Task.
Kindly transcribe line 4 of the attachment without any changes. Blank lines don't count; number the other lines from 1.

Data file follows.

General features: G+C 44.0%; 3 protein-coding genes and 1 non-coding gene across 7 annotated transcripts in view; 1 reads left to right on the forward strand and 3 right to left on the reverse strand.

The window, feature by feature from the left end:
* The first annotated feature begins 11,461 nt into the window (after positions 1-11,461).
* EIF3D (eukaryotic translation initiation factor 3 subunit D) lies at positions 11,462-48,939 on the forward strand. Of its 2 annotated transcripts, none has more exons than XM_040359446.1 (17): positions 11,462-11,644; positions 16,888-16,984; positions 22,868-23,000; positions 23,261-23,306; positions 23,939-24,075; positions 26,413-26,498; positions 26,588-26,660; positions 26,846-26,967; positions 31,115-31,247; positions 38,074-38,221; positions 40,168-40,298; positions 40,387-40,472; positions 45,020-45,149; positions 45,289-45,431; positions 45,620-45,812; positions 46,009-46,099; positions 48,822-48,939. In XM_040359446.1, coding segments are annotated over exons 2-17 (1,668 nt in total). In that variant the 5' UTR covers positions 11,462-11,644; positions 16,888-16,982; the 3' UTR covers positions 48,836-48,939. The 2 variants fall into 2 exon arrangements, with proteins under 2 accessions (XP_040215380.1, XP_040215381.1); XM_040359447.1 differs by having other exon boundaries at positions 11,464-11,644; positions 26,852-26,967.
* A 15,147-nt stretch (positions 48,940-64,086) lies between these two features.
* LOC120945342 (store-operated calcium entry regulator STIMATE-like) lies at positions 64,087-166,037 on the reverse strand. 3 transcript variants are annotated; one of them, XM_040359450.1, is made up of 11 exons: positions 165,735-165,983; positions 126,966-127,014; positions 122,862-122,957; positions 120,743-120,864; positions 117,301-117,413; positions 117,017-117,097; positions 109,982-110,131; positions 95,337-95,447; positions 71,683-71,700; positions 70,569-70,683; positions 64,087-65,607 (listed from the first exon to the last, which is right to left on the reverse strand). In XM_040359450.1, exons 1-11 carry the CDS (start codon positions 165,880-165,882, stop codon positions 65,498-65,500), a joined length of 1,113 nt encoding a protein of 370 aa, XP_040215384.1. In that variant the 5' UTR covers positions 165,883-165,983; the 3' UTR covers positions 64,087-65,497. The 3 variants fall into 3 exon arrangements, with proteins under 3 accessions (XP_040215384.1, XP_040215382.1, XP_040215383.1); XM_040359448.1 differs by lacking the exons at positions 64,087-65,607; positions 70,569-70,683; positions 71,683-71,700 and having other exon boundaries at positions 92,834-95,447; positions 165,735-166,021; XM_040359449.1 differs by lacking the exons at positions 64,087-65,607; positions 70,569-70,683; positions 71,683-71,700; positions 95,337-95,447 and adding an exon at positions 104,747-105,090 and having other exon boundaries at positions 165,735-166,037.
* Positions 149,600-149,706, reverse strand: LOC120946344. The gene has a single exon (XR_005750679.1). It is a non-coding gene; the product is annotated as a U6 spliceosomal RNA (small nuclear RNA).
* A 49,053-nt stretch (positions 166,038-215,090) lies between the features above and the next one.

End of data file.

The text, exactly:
* EIF3D (eukaryotic translation initiation factor 3 subunit D) lies at positions 11,462-48,939 on the forward strand. Of its 2 annotated transcripts, none has more exons than XM_040359446.1 (17): positions 11,462-11,644; positions 16,888-16,984; positions 22,868-23,000; positions 23,261-23,306; positions 23,939-24,075; positions 26,413-26,498; positions 26,588-26,660; positions 26,846-26,967; positions 31,115-31,247; positions 38,074-38,221; positions 40,168-40,298; positions 40,387-40,472; positions 45,020-45,149; positions 45,289-45,431; positions 45,620-45,812; positions 46,009-46,099; positions 48,822-48,939. In XM_040359446.1, coding segments are annotated over exons 2-17 (1,668 nt in total). In that variant the 5' UTR covers positions 11,462-11,644; positions 16,888-16,982; the 3' UTR covers positions 48,836-48,939. The 2 variants fall into 2 exon arrangements, with proteins under 2 accessions (XP_040215380.1, XP_040215381.1); XM_040359447.1 differs by having other exon boundaries at positions 11,464-11,644; positions 26,852-26,967.